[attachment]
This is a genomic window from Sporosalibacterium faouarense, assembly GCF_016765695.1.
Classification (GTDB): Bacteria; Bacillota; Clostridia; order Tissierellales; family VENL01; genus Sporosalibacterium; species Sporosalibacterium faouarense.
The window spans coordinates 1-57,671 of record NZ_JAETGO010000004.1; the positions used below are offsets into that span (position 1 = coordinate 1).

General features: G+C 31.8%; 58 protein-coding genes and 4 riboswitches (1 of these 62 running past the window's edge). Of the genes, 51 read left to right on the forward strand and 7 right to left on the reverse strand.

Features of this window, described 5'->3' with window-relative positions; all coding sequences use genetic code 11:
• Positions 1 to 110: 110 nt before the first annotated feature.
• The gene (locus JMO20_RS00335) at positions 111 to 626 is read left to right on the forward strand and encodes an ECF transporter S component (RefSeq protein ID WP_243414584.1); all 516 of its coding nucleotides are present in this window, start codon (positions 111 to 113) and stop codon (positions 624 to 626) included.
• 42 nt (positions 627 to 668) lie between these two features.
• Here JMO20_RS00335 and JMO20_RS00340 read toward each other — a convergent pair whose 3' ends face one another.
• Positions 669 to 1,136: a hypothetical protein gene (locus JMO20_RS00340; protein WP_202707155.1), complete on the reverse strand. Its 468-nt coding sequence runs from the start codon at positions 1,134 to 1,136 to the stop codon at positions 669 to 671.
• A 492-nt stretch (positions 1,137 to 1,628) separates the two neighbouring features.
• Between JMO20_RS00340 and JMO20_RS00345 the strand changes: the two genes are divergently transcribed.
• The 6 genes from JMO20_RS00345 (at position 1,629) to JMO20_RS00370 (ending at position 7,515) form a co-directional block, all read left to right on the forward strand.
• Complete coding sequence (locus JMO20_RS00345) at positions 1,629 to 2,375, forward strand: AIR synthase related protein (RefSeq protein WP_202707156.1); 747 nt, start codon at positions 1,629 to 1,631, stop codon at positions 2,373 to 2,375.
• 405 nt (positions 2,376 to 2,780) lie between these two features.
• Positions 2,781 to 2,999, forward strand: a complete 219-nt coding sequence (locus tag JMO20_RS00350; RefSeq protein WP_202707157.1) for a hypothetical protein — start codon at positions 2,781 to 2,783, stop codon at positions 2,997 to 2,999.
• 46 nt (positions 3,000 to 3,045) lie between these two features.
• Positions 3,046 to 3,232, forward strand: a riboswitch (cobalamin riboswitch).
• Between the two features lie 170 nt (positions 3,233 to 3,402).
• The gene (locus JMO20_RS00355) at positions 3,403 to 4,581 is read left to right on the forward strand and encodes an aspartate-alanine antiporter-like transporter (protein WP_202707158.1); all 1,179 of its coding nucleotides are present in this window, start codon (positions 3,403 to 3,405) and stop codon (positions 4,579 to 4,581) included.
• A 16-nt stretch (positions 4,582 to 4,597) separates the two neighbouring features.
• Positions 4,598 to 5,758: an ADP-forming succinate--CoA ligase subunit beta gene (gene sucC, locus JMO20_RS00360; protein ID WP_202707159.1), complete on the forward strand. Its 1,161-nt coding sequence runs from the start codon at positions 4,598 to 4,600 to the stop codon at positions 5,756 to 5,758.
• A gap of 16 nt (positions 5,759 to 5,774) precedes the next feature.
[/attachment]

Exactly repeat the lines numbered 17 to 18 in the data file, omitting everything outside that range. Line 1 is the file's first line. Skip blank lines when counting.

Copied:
• 46 nt (positions 3,000 to 3,045) lie between these two features.
• Positions 3,046 to 3,232, forward strand: a riboswitch (cobalamin riboswitch).